Thom Yorke Composing New Music for Broadway Play Starring Clive Owen

Thom Yorke
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Thom Yorke of Radiohead photographed on stage at Glastonbury in 2011.

Owen will make his Broadway debut in the revival of Harold Pinter's unsettling stage drama 'Old Times.'

Radiohead is trying out the Broadway sound.

The band's frontman Thom Yorke will compose original music for the upcoming revival of Old Times, Roundabout Theatre Company announced Wednesday.

Directed by Douglas Hodge, the new staging of Harold Pinter's unsettling 1971 drama of murky reality and desire stars Clive Owen, Kelly Reilly and Eve Best, and revolves around a husband and wife preparing for the visit of her female roommate from 20 years earlier, whom the husband claims never to have met. But with the guest's arrival, shared and conflicting recollections slowly build into a quiet battle for power.

The production marks both the Broadway debut of Owen and Yorke. It begins previews on Sept. 17 before its Oct. 6 opening at the American Airlines Theatre, and runs through Nov. 29.

"It’s been a pleasure working with Doug on my first stage production,” says Yorke of the gig. “I’ve enjoyed exploring through music the script’s themes of love and memory as well as Pinter’s rhythms, twists and turns."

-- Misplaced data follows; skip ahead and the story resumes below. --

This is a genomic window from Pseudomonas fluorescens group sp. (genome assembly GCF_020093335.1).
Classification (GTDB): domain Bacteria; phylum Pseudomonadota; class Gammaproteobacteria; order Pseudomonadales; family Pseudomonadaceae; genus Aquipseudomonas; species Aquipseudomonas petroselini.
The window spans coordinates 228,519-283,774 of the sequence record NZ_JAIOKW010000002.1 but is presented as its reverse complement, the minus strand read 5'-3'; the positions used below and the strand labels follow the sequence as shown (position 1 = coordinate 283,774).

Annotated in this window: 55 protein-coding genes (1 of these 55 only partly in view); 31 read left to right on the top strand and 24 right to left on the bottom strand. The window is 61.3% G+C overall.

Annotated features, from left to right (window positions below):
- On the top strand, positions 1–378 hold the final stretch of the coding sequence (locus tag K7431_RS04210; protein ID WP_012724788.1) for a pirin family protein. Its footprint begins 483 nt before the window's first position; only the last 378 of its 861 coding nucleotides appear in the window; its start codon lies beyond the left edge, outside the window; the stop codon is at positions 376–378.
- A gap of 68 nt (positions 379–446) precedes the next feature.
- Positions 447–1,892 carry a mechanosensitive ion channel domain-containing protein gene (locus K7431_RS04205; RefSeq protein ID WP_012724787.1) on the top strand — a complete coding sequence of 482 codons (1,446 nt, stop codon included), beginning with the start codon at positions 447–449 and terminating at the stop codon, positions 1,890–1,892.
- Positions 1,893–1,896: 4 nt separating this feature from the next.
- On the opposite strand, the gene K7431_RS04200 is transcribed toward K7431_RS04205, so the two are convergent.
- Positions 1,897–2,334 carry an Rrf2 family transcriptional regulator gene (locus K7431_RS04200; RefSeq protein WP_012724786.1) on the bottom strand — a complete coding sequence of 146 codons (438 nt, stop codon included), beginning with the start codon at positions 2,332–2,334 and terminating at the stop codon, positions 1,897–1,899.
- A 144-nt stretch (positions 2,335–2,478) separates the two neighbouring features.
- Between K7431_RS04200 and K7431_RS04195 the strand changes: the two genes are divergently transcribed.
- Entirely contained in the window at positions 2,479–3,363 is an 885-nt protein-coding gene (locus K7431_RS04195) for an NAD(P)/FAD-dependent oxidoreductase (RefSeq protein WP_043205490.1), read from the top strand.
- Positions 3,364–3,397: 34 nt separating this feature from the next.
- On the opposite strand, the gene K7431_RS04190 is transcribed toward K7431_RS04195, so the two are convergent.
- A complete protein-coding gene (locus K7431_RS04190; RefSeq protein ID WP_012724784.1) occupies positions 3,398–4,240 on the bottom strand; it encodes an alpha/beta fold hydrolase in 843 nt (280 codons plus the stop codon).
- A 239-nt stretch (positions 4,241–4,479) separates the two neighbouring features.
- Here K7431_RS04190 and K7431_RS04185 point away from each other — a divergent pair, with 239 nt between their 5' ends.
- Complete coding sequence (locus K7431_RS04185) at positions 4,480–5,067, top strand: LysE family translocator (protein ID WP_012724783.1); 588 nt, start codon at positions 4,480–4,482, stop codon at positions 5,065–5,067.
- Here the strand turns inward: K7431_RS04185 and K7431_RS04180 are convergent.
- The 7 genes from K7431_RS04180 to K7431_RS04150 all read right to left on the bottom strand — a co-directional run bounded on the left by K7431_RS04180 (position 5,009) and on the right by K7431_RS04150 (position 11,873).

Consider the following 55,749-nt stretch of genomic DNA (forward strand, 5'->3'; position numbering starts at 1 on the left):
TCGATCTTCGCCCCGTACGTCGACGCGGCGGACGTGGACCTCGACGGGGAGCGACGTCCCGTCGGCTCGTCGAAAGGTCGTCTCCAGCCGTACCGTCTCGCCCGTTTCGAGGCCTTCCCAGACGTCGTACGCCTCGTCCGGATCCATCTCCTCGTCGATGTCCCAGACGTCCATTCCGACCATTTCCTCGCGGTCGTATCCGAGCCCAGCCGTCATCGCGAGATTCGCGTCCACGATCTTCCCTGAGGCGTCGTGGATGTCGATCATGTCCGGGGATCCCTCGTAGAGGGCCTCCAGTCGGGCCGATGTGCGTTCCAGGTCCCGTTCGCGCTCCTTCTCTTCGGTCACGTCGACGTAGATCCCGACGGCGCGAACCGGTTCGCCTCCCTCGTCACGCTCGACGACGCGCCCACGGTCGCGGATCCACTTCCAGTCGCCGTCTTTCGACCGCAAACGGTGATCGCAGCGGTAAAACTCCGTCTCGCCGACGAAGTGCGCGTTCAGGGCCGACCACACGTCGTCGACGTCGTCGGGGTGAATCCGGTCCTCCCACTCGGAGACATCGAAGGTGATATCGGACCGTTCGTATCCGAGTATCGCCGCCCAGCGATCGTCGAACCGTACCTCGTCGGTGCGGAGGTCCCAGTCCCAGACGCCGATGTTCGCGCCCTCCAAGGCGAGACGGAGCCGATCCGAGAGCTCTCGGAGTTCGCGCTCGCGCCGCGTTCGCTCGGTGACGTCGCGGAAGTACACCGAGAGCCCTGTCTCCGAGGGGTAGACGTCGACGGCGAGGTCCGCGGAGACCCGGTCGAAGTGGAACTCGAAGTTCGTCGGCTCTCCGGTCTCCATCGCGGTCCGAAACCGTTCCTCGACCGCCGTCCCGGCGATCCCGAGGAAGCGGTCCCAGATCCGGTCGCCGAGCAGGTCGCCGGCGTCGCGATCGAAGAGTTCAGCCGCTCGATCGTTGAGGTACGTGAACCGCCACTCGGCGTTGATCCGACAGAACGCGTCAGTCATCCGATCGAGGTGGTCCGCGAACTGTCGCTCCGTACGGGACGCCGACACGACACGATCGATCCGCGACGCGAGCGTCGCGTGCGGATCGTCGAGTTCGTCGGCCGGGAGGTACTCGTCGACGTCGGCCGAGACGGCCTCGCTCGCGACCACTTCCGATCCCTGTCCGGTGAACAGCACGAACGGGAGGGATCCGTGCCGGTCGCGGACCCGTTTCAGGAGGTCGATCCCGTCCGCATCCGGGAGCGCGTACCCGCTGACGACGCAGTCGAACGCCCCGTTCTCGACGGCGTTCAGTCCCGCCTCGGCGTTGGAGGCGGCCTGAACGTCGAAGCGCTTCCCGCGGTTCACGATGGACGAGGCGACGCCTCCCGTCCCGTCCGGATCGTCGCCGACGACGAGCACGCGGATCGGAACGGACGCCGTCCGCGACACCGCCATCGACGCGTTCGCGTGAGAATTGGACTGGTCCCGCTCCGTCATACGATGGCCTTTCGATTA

Yorke joins a breakthrough Broadway season full of distinct musical scores, among Hamilton's hip-hop historical sound, Spring Awakening's casting of select deaf actors and On Your Feet!'s catalog of Gloria Estefan hits. Additionally, this season's revival of The Crucible will feature an original score by composer Philip Glass.

“The music Thom has written for Old Times gives an immediacy and a ‘now?ness’ to the show," adds Yorke. "The play itself is about memory and love -- Thom’s music works backwards and forwards and plays with time and repetition in the same way Pinter does. In true Thom Yorke?style, the music is epic, heartbreaking, irresistible and complex. I’m hopeful this collaboration will result in a new kind of theatergoer coming to our show."

This article originally appeared in The Hollywood Reporter.